A major tournament, a career still in its infancy, Gordon needed the luck of the draw. She didn’t get it. Instead, Gordon got boxing royalty. But the innocence of those teenage years left Gordon oblivious to what lay ahead:

“I was only 18 it was my first senior fight. Back then I didn’t watch much boxing I was just focused on myself. Everyone was messaging me saying I can’t believe you are boxing THE Mary Kom, I said what, who’s Mary Kom. I then went and Googled her, and thought holy shit. Every fighter got video analysis for their opponents, they said with me they are not going to bother. But at the end of the day, I didn’t get knocked out, I lasted the full 3 rounds and I lost to the eventual winner. It was a really good learning experience, and people tell me you have been in the ring with THE Mary Kom, nobody is going to be better than her.”

Kom defeated Gordon before adding another Gold medal to her impressive collection, but the young Scottish fighter was far from disgraced. Despite losing on points it was experience you couldn’t buy. But fate wouldn’t allow Gordon to build on it:

“I’ve been unlucky my hand has always played up since the initial injury. I had an exhibition in 2019, and then obviously Covid hit and everything stopped. I have been out for so long so I’m not at the level I was. It’s hard to get fights because even though it was so long ago, people Google me and the Commonwealth Games still come up. So I have to do exhibitions and they can be draining because you can’t go full-on.”

But after four years out and much frustration with it, Gordon was back in action last month. A win at the Scottish Open Elite Championships was a nice little taster for the bigger things that undoubtedly lie ahead. The light-flyweight title was secured by virtue of a unanimous decision over Frances Heath. The importance of the tournament wasn’t lost on Gordon:

“I needed the Scottish Championships, I was so nervous because I have been out for so long.”

The time away from boxing left Gordon searching for solace. A new house meant new responsibilities. With an understanding that life goes on outside of the passion the Scottish hopeful has a job that is flexible enough to allow the boxing to continue:

“I work full-time and I coach the youngsters and the beginners as well as my own training. I’m a supervisor, I am a school cook I run three schools. It’s really interesting, one of the kids found out I did the boxing and they said you are actually cooler than I thought. I just thought you have to put everything into that. My boyfriend and I had just got the keys to our new house so we have been pretty full-on with that. Even managing training for the Scottish was hectic. I spoke to my coach about it, you have to be all in and at the end of the day I just wasn’t there.”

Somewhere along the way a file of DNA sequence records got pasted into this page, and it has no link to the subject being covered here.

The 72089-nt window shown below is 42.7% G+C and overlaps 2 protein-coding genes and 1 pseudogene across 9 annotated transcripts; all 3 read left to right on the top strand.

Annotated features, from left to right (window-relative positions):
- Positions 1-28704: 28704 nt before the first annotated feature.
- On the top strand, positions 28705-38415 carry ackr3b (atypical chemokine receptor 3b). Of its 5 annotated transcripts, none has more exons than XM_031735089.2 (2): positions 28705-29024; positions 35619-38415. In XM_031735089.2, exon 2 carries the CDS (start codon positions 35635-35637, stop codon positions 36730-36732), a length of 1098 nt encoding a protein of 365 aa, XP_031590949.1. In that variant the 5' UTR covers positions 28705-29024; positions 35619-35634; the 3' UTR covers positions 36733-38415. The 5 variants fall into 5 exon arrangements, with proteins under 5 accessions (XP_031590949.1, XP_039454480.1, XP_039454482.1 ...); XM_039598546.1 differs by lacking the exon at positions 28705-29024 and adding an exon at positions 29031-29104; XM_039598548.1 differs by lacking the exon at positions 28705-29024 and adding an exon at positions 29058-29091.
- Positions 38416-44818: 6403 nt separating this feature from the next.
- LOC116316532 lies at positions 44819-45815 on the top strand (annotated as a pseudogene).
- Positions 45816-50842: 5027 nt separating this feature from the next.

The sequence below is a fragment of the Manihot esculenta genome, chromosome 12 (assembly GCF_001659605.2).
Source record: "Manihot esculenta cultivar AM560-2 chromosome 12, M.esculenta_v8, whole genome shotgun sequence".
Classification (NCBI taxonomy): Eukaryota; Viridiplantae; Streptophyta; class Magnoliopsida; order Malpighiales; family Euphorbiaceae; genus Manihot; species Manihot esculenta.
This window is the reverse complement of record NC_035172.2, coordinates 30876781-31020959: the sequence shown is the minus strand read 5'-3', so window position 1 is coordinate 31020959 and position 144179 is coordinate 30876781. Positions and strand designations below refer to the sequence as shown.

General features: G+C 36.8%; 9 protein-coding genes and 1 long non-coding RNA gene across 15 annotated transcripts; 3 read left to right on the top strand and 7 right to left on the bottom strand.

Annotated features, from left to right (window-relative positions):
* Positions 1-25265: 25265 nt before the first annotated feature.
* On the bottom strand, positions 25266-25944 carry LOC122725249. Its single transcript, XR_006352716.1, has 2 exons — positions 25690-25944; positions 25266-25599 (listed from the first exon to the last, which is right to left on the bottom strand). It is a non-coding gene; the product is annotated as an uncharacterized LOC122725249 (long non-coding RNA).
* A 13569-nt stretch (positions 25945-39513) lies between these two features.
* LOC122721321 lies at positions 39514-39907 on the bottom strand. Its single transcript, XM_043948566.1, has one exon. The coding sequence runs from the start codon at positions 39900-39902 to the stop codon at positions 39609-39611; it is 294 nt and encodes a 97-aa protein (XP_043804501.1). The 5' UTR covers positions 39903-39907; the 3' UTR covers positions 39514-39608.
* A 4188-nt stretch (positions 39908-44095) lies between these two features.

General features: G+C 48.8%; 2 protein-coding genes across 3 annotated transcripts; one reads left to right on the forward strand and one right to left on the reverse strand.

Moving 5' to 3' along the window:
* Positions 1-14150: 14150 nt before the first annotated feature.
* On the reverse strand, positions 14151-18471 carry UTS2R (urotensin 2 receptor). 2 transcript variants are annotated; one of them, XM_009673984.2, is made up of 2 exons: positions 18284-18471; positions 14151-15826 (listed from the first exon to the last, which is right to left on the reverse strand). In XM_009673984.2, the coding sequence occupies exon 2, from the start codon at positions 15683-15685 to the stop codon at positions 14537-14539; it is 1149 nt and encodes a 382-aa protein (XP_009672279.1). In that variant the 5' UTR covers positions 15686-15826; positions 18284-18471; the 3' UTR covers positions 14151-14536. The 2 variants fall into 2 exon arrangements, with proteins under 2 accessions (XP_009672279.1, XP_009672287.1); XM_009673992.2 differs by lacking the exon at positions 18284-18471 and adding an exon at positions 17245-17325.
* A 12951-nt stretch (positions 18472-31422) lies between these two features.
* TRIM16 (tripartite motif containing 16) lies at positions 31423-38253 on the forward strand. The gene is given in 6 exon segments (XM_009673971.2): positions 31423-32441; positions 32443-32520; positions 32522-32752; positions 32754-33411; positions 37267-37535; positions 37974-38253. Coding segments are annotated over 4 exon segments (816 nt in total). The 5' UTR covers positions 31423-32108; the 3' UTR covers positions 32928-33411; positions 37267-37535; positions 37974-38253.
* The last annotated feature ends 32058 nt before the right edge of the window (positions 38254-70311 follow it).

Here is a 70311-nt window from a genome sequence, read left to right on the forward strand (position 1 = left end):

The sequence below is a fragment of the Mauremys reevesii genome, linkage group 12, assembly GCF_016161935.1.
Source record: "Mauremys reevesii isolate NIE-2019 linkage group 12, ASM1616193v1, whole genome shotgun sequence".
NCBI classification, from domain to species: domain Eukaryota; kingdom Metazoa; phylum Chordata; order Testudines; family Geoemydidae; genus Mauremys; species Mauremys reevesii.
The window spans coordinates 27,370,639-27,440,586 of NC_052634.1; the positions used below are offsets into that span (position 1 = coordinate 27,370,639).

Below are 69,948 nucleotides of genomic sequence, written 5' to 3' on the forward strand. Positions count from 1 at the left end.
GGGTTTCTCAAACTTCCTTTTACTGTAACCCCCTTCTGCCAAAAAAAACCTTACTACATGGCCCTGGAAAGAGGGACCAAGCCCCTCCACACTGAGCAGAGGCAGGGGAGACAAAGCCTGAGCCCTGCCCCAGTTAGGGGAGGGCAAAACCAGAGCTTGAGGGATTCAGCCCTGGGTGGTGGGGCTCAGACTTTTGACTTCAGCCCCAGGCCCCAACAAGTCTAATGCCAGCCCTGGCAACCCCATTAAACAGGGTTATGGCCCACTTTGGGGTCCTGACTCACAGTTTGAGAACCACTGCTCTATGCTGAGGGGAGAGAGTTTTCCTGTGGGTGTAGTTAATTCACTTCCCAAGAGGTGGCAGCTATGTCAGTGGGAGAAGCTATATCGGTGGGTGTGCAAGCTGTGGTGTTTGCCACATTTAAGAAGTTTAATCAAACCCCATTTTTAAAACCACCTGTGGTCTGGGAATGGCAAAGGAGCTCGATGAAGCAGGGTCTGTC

With women’s boxing currently in a boom period that shows no signs of slowing down, Gordon would seem a natural to turn professional. But there is no immediate interest in joining the paid ranks, there is still unfinished business in the amateur code. The Commonwealth Games in Birmingham later this year have come too soon, but the ambition to grace the stage where she introduced herself on the world stage still burns:

“You need a good personality and be able to talk well to sell tickets. I know I could do that. But I’ve never fancied turning professional. You obviously start off fighting the journeywomen, but I wouldn’t have the heart to sell tickets knowing I would win rather than it being this will be a hard fight I need to win this. I fancy the Commonwealth Games in 4 years I think but I have never really fancied going pro, but there is still time I am only 22.”

Gordon does have time and plenty of it. With the hand injury still lingering, she will need a little slice of lady luck. But the talent is still there, a refreshing and sensible attitude not to push too hard too soon, there is every chance that golden future is still there ready to be realised.